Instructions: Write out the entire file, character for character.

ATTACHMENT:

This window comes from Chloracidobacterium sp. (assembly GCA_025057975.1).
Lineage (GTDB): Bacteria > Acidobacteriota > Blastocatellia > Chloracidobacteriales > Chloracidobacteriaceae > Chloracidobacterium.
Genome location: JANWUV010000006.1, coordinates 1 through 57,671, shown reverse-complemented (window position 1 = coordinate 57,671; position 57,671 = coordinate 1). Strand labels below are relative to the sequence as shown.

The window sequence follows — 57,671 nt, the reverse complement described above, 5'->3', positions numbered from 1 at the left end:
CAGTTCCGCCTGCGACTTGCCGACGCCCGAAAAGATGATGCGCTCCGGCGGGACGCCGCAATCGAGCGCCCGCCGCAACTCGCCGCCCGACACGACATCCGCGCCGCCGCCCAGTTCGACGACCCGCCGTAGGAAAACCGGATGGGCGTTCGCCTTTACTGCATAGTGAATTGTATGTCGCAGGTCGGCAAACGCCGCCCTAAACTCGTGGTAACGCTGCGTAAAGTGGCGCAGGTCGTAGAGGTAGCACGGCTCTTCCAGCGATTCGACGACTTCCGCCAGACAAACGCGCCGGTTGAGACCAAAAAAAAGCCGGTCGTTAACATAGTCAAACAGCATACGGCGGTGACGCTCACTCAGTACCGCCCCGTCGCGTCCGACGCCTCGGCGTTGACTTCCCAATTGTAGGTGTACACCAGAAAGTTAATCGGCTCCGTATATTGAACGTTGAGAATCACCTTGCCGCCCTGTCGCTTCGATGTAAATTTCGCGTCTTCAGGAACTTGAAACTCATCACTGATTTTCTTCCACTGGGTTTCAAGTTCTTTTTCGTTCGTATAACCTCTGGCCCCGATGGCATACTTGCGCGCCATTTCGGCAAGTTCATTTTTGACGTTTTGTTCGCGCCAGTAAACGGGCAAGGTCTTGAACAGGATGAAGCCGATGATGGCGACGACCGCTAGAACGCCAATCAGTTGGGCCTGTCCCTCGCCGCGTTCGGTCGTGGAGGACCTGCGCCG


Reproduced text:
This window comes from Chloracidobacterium sp. (assembly GCA_025057975.1).
Lineage (GTDB): Bacteria > Acidobacteriota > Blastocatellia > Chloracidobacteriales > Chloracidobacteriaceae > Chloracidobacterium.
Genome location: JANWUV010000006.1, coordinates 1 through 57,671, shown reverse-complemented (window position 1 = coordinate 57,671; position 57,671 = coordinate 1). Strand labels below are relative to the sequence as shown.

The window sequence follows — 57,671 nt, the reverse complement described above, 5'->3', positions numbered from 1 at the left end:
CAGTTCCGCCTGCGACTTGCCGACGCCCGAAAAGATGATGCGCTCCGGCGGGACGCCGCAATCGAGCGCCCGCCGCAACTCGCCGCCCGACACGACATCCGCGCCGCCGCCCAGTTCGACGACCCGCCGTAGGAAAACCGGATGGGCGTTCGCCTTTACTGCATAGTGAATTGTATGTCGCAGGTCGGCAAACGCCGCCCTAAACTCGTGGTAACGCTGCGTAAAGTGGCGCAGGTCGTAGAGGTAGCACGGCTCTTCCAGCGATTCGACGACTTCCGCCAGACAAACGCGCCGGTTGAGACCAAAAAAAAGCCGGTCGTTAACATAGTCAAACAGCATACGGCGGTGACGCTCACTCAGTACCGCCCCGTCGCGTCCGACGCCTCGGCGTTGACTTCCCAATTGTAGGTGTACACCAGAAAGTTAATCGGCTCCGTATATTGAACGTTGAGAATCACCTTGCCGCCCTGTCGCTTCGATGTAAATTTCGCGTCTTCAGGAACTTGAAACTCATCACTGATTTTCTTCCACTGGGTTTCAAGTTCTTTTTCGTTCGTATAACCTCTGGCCCCGATGGCATACTTGCGCGCCATTTCGGCAAGTTCATTTTTGACGTTTTGTTCGCGCCAGTAAACGGGCAAGGTCTTGAACAGGATGAAGCCGATGATGGCGACGACCGCTAGAACGCCAATCAGTTGGGCCTGTCCCTCGCCGCGTTCGGTCGTGGAGGACCTGCGCCG